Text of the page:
Your ANTIQUES Buying List

The AmericasMart ANTIQUES collection showcases an extraordinary range of authentic fine furnishings and classic, one-of-a-kind home accents. With tens of thousands of square feet of fascinating product, it’s important to approach this collection with a plan to source the unique items that will complete your projects and stores.

To help you in your planning, we’ve compiled a list of 10 must-have antique and vintage items.

Furniture  

PRO TIP: Make yesterday’s chair totally today with a fun textile.  

Mirror

PRO TIP: If the glass isn’t as shiny as it used to be, consider changing it out or using the mirror as a decorative piece instead of a functional mirror. 

Art

PRO TIP: Take time to learn about the artist so you can educate your customers about their new piece. 

Rugs 

PRO TIP: Some antique rugs are still functional, while others need to be treated as a decorative item. Get the dealer recommendation before you commit. 

Found Object 

PRO TIP: The more “out there” the better. Found objects are an opportunity to add something truly unique to a project.  

 Decorative Object

PRO TIP: Ask the dealer how to prove authenticity. Collectors will want to know that they have the real deal. 

Tabletop, Glassware and Serveware    

PRO TIP: Can’t find a matching set? Mix and match for a fun, eclectic vibe. 

Architectural Elements 

 

 

 

 

 

 

 

PRO TIP: Add charm to a newer home with antique elements like fireplaces. 

Books or Magazines  

PRO TIP: Look for titles that are relevant to your area. 

Lighting 

PRO TIP: Ask about the wiring. If it hasn’t been updated, you’ll need to rewire it before it can be installed in a project. 

Find the best of the best by shopping the ANTIQUES collection early and often. ANTIQUES opens at 9 a.m. on Thursday, July 13, 2017. For more information visit www.AmericasMart.com/attend/antiques.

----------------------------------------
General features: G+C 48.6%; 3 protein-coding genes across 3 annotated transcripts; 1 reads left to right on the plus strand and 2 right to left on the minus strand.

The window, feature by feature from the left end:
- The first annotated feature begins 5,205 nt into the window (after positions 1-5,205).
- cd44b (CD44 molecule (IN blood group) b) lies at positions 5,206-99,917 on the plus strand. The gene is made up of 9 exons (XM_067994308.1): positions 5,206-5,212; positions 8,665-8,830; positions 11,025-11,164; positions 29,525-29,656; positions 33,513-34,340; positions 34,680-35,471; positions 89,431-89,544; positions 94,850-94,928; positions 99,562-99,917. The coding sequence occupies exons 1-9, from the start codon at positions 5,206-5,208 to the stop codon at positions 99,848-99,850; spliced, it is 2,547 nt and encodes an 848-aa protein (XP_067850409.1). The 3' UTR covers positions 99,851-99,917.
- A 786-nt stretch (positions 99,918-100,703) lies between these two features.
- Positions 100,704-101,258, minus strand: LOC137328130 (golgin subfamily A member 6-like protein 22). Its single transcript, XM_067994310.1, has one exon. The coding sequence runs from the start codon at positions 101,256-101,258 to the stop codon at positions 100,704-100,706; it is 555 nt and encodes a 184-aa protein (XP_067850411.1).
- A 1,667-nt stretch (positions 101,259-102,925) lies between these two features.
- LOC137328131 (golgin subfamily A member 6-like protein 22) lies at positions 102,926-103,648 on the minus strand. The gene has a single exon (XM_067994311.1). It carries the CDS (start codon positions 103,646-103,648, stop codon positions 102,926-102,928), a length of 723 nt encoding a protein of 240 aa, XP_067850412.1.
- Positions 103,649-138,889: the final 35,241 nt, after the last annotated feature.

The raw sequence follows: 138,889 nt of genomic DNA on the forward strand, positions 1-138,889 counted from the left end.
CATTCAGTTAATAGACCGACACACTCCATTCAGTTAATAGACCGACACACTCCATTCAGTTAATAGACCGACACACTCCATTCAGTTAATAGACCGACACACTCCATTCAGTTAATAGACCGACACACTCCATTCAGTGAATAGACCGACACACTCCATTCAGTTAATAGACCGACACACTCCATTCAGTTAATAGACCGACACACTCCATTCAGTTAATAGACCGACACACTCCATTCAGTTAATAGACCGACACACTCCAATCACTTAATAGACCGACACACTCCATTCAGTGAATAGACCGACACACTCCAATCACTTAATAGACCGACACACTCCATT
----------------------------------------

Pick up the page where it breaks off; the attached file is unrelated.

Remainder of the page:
Photos include pieces represented by Sandy Luther Antiques and ArchitecturalsMaria’s Antiques, Jaqueline Adams Antiques, Vintage Persian RugsVermilion Designs, M Fowler, Huff Harrington HomeThe Lamp Shoppe  and The Side Door.

Game Day Glam

Football in the South is one-third sporting event and two-thirds social gathering; therefore, the perfect go-to Game Day outfit is a must have. Just as football teams change every season so does Game Day fashion. Check out what The Peaches – our collegiate Market ambassadors – had to say when asked “What is your go-to Game Day outfit.”

Kensley Atwell                                                                                                                         Kennesaw State University, Class of 2018                                                                           “My game day outfits have to be practical but also fun and sassy! My go to would be a pair of Citizens of Humanity jeans and a fun crop top! I would pair it with layered necklaces and a stylish pair of wedges! I have to make sure my feet are good to go so I can cheer on the Owls all Saturday long!”

Brittany Frederick                                                                                                                   University of South Carolina, Class of 2018                                                                       “My go to game day outfit would be a pair of garnet 7 For All Mankind jeans with a black English Factory top and Dolce Vita booties. And for accessories- a Vanessa Mooney choker.”